Region Certification Certified units/sales
United States (RIAA)[32] Gold 500,000^

^ Shipments figures based on certification alone.

References

  1. ^ Bill Wyman (June 26, 2013). ""Exile in Guyville" at Twenty". The New Yorker.
  2. ^ Cinquemani, Sal (June 18, 2003). "Review: Liz Phair, Liz Phair". Slant Magazine. Retrieved October 6, 2019.
  3. ^ a b "500 Greatest Albums of All Time". Rolling Stone. 2012.
  4. ^ "Ask Billboard: Kylie 'Fever'". Billboard. July 16, 2010. Retrieved February 17, 2012.
  5. ^ "Liz Phair Biography". Matador Records. Archived from the original on June 15, 2013.
  6. ^ Reilly, Dan (September 8, 2010). "Liz Phair Releasing Rare Girly-Sound Demos With 'Funstyle' LP". Spinner.
  7. ^ a b c d Wild and Unwise – The Liz Phair Story
  8. ^ a b "Liz Phair on 'Guyville' and the Secret to a Successful Topless Photo Shoot". Vulture. June 25, 2008. Retrieved June 24, 2013.
  9. ^ Nielsen Business Media, Inc. (May 8, 1993). Billboard. Nielsen Business Media, Inc. p. 5.
  10. ^ "He Said, She Said: How Liz Phair Took the Rolling Stones to 'Guyville'". Rolling Stone. New York City: Wenner Media. May 21, 2010. Retrieved January 12, 2016.
  11. ^ a b Hultkrans, Andrew (July 2008). "Reissues". Spin. 24 (7): 94. Retrieved April 27, 2016.
  12. ^ Erlewine, Stephen Thomas. "Exile in Guyville – Liz Phair". AllMusic. Retrieved April 27, 2016.
  13. ^ Sheffield, Rob (June 4, 2008). "Shawty is a 10". Blender. Archived from the original on June 15, 2008. Retrieved April 27, 2016.
  14. ^ DeRogatis, Jim (September 5, 1993). "The Next Big Things On Local Rock Scene". Chicago Sun-Times. Archived from the original on December 1, 2017. Retrieved April 27, 2016.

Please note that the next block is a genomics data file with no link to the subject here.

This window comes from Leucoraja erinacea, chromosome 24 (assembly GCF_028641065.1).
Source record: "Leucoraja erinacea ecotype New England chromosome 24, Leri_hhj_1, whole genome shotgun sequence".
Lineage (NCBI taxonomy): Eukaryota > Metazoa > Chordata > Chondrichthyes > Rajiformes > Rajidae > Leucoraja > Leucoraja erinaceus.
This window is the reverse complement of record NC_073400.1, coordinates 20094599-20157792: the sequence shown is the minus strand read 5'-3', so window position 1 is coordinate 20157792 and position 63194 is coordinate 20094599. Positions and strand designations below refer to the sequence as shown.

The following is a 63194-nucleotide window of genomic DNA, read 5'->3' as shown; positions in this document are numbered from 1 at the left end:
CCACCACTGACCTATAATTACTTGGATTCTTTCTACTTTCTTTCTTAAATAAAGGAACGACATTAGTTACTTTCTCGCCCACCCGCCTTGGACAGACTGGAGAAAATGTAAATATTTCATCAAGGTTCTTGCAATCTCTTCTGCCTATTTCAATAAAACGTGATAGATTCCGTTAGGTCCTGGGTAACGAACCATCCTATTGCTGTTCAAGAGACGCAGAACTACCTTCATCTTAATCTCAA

15. ^ Christgau, Robert (2000). "Liz Phair: Exile in Guyville". Christgau's Consumer Guide: Albums of the '90s. Macmillan Publishers. ISBN 0-312-24560-2. Retrieved April 27, 2016.
  16. ^ Aaron, Charles (June 4, 1993). "Exile in Guyville". Entertainment Weekly. Retrieved April 27, 2016.
  17. ^ Ali, Lorraine (August 1, 1993). "Liz Phair 'Exile in Guyville' Matador". Los Angeles Times. Retrieved April 27, 2016.
  18. ^ Petrusich, Amanda (May 2, 2018). "Liz Phair: Girly-Sound to Guyville: The 25th Anniversary Box Set". Pitchfork. Retrieved May 3, 2018.
  19. ^ Kot, Greg (June 10, 1993). "Liz Phair: Exile in Guyville". Rolling Stone. Archived from the original on April 7, 2008. Retrieved April 27, 2016.
  20. ^ Kot, Greg (2004). "Liz Phair". In Brackett, Nathan; Hoard, Christian (eds.). The New Rolling Stone Album Guide (4th ed.). Simon & Schuster. pp. 633–34. ISBN 0-7432-0169-8.
  21. ^ "The 1993 Pazz & Jop Critics Poll". The Village Voice. March 1, 1994. Retrieved February 13, 2013.
  22. ^ 2001 VH1 Cable Music Channel All Time Album Top 100 Archived November 8, 2007, at the Wayback Machine
  23. ^ "Rolling Stone – the 500 Greatest Albums of All Time (2003)".
  24. ^ "Rolling Stone – the 500 Greatest Albums of All Time (2012)".
  25. ^ Pitchfork's original "Best Albums of the '90s" list
  26. ^ Pitchfork's 2003 "Best Albums of the '90s" list
  27. ^ Christgau, Robert (May 19, 2021). "Xgau Sez: May, 2021". And It Don't Stop. Substack. Retrieved May 23, 2021.
  28. ^ "Phair Signs To ATO, 'Guyville' Reissue Due". Billboard. Retrieved October 7, 2021.
  29. ^ Records, Matador. "Girly-Sound To Guyville". Matador Records. Retrieved May 12, 2018.
  30. ^ @PhizLair (March 15, 2018). "@gloriousnoise Those lyrics ~understandably!~ didn't sit well with the Johnny Cash org. When I made those tapes I n…" (Tweet) – via Twitter.
  31. ^ "Liz Phair – Exile in Guyville (2008 CD, ATO Records, ATO0059)". Discogs. Retrieved March 1, 2017.
  32. ^ "American album certifications – Liz Phair – Exile in Guyville". Recording Industry Association of America. Retrieved November 10, 2019.